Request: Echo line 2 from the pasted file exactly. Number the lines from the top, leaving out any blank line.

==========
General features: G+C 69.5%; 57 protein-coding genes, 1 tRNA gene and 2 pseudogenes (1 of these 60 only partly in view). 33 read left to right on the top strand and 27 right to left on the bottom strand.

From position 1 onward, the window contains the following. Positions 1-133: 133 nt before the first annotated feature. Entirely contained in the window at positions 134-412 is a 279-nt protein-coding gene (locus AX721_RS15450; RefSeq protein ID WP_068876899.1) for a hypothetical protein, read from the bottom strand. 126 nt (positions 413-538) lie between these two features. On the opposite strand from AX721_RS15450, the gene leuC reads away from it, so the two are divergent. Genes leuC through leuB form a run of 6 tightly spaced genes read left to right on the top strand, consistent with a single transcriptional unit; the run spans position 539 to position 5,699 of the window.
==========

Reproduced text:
From position 1 onward, the window contains the following. Positions 1-133: 133 nt before the first annotated feature. Entirely contained in the window at positions 134-412 is a 279-nt protein-coding gene (locus AX721_RS15450; RefSeq protein ID WP_068876899.1) for a hypothetical protein, read from the bottom strand. 126 nt (positions 413-538) lie between these two features. On the opposite strand from AX721_RS15450, the gene leuC reads away from it, so the two are divergent. Genes leuC through leuB form a run of 6 tightly spaced genes read left to right on the top strand, consistent with a single transcriptional unit; the run spans position 539 to position 5,699 of the window.